My parents put out a rather large garden every year…have for as long as I can recall. Since I’ve been married, I’ve helped in various ways and been able to keep some of the bounty. Since we’ve added kiddos to the mix, I’ve gotten more involved. Last year I canned 55 quarts of homemade spaghetti sauce. I froze about 45 quarts of green beans and also canned 35 quarts of peaches. These foods have nourished our family as the fall turned into winter, and winter turned to spring. Our shelves are emptying and summer harvest is upon us again.
There’s something about sitting at our kitchen table snipping beans that grounds me. Maybe it’s the monotony of it, the mindless work…maybe it’s that it was a chore I had as a teenager and it takes me back. It’s the feel of the beans between my fingers, the scent of them. And then it’s the practice of canning them. I use a pressure cooker, purchased for me by my parents because my mom got tired of me using hers all of the time. The preparing of the jars and the lids, then filling the jars and wiping the rims and tightening the lids and dropping them into the pressure cooker. It’s watching the pressure rise, and the loooong wait for it to release before taking the jars out… and then it’s the sweet, sweet sound of the lids sealing. Pop. Pop. Pop. Until all 7 are sealed.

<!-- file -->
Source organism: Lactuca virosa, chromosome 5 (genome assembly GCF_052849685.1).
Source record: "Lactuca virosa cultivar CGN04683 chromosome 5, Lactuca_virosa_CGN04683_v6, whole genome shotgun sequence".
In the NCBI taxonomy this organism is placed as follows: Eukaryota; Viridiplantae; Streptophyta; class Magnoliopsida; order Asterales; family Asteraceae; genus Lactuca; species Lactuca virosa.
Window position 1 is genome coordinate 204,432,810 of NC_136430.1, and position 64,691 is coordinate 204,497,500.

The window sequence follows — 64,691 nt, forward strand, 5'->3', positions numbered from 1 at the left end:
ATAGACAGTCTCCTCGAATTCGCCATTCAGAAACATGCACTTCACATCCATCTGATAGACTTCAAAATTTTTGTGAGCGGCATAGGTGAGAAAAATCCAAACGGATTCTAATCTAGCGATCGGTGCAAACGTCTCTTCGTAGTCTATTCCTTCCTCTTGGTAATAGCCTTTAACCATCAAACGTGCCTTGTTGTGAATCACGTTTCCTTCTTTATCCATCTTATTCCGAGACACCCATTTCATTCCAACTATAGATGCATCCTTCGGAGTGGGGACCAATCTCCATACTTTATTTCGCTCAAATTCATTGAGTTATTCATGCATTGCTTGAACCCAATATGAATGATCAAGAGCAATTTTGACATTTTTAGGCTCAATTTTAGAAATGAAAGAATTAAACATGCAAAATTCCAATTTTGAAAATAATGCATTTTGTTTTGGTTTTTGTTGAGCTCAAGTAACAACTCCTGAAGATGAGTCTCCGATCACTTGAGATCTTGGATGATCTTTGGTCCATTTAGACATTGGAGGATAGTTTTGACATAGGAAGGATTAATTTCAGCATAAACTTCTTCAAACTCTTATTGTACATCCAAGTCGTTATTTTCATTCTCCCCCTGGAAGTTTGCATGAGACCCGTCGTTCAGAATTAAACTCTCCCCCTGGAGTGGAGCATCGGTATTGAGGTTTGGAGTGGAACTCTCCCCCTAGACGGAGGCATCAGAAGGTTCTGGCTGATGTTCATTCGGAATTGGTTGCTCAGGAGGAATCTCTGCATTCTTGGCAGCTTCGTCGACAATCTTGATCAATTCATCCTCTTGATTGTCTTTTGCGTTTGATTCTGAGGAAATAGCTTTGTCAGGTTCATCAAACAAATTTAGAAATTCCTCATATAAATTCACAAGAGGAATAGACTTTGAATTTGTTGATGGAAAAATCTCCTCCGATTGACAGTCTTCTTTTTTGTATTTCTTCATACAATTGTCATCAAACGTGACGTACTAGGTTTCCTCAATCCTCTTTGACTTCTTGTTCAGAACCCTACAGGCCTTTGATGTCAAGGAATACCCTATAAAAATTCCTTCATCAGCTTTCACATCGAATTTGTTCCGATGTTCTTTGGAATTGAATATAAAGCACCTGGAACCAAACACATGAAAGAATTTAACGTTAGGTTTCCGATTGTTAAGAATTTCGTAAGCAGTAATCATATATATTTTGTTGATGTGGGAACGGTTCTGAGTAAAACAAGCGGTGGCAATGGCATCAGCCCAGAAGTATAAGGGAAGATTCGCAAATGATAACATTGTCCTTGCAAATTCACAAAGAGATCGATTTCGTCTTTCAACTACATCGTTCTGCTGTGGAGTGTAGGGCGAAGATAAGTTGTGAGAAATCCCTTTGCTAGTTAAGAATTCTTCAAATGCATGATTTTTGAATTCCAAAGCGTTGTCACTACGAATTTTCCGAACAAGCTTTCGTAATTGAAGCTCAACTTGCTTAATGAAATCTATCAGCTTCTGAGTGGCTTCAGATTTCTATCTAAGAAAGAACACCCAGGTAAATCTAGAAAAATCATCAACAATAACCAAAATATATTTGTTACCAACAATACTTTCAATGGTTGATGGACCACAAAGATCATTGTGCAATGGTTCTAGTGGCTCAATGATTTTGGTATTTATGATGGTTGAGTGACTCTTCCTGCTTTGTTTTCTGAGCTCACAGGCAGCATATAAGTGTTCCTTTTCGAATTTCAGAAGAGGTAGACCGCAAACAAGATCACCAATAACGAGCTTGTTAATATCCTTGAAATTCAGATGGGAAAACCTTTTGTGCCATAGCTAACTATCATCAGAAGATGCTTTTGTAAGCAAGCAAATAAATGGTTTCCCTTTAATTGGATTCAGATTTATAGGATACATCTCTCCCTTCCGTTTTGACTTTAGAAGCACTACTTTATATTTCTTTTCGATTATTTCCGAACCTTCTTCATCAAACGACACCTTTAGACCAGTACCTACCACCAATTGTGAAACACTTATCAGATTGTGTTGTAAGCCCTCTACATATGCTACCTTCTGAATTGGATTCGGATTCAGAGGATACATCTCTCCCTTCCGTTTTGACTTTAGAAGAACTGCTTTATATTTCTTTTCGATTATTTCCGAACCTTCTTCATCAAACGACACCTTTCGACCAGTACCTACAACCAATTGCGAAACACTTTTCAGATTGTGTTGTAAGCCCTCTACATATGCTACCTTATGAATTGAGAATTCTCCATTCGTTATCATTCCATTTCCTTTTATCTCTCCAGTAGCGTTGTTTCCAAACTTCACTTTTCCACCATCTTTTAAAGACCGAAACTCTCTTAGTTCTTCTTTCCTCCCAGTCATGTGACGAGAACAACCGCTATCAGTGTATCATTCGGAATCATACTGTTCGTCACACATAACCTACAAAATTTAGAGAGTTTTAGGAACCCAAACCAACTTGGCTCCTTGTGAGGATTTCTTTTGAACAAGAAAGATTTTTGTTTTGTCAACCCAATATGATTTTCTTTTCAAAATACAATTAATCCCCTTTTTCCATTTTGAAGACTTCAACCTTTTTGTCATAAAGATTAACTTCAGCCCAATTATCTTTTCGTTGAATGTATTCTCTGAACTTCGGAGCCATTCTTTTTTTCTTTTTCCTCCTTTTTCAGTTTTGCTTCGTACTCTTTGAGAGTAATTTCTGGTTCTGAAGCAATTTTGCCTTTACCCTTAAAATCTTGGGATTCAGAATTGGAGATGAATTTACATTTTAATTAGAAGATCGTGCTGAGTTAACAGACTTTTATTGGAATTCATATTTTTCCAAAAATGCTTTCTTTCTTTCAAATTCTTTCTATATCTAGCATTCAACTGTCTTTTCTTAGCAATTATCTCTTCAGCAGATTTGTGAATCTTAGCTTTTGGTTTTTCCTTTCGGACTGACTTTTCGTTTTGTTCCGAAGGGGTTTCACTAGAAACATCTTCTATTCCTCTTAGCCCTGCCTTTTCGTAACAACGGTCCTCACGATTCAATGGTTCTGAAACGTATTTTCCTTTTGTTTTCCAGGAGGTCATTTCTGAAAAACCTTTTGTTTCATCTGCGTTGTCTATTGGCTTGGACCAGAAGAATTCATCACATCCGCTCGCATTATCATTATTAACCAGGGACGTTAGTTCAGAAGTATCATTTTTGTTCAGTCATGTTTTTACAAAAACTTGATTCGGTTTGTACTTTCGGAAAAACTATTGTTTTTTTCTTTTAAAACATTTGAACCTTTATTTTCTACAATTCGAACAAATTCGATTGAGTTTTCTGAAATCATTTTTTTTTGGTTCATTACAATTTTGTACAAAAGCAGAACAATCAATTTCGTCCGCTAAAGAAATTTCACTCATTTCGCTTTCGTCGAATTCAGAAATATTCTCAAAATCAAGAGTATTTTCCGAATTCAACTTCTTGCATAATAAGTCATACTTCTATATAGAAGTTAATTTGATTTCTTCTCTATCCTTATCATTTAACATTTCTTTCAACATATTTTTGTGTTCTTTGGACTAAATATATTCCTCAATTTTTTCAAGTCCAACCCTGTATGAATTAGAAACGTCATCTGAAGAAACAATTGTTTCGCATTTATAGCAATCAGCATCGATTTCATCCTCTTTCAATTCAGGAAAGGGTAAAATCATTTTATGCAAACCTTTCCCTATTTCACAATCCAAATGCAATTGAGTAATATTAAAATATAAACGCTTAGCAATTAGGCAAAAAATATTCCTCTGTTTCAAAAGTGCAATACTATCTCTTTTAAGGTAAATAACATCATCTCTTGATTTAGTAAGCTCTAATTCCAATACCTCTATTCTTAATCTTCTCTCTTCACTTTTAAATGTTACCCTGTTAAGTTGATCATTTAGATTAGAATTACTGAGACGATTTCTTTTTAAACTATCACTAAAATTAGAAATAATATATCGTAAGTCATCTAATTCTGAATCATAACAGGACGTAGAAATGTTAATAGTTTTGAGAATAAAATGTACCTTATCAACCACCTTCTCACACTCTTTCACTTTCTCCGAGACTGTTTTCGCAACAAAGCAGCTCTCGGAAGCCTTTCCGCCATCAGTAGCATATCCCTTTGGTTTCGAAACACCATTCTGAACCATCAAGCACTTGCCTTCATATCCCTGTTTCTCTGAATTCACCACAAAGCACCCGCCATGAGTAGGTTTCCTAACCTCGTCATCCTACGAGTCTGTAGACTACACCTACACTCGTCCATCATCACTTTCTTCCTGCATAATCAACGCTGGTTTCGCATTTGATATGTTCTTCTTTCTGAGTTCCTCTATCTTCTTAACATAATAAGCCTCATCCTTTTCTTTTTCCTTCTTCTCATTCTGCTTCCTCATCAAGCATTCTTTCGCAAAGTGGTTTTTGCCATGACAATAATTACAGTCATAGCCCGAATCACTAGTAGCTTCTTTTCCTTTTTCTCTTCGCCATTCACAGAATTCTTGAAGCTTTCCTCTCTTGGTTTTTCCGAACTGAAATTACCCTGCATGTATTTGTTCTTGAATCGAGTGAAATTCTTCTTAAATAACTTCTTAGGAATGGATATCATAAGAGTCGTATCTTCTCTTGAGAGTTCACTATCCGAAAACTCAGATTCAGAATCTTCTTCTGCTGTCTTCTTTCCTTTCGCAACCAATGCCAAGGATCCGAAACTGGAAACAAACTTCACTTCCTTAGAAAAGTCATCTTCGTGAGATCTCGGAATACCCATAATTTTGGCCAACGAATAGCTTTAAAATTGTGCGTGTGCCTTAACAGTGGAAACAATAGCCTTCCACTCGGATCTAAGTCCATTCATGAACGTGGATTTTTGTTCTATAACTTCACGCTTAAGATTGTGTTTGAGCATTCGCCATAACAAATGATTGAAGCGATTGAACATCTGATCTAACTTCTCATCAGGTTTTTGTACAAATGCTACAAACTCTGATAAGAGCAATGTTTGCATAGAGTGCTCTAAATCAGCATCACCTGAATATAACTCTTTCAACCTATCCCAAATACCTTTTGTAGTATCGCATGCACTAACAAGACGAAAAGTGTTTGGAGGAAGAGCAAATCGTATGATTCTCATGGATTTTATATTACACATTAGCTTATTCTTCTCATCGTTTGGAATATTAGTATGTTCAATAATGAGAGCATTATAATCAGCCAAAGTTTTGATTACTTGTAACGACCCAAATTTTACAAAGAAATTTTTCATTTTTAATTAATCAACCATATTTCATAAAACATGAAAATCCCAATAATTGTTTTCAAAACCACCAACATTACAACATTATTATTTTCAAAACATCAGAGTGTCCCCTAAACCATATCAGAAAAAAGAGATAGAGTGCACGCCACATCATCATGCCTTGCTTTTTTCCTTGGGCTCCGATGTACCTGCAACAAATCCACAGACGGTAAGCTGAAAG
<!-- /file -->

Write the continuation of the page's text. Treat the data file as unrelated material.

There is a deep satisfaction for me, looking at the rows of beans, peaches, spaghetti sauce…knowing that’s work that I’ve done, a way that I am providing nutrition for our family. I want to add pears to the mix this year, and salsa, and red beets. I don’t know for sure if that will happen, but I hope it does.
I love this legacy my mother has passed onto me. We joke that it will soon be my turn to learn the bread making process and the pie making process…both of which FREAK. ME. OUT. We’re baby-stepping it but we’ll make it, I believe. My oldest daughter has been asking when she can help. She’s almost 12 now, and just spent an entire afternoon snipping beans at our kitchen table. I wonder if, when she’s 36, she’ll still relish the feel of the beans and the satisfaction of a job well done.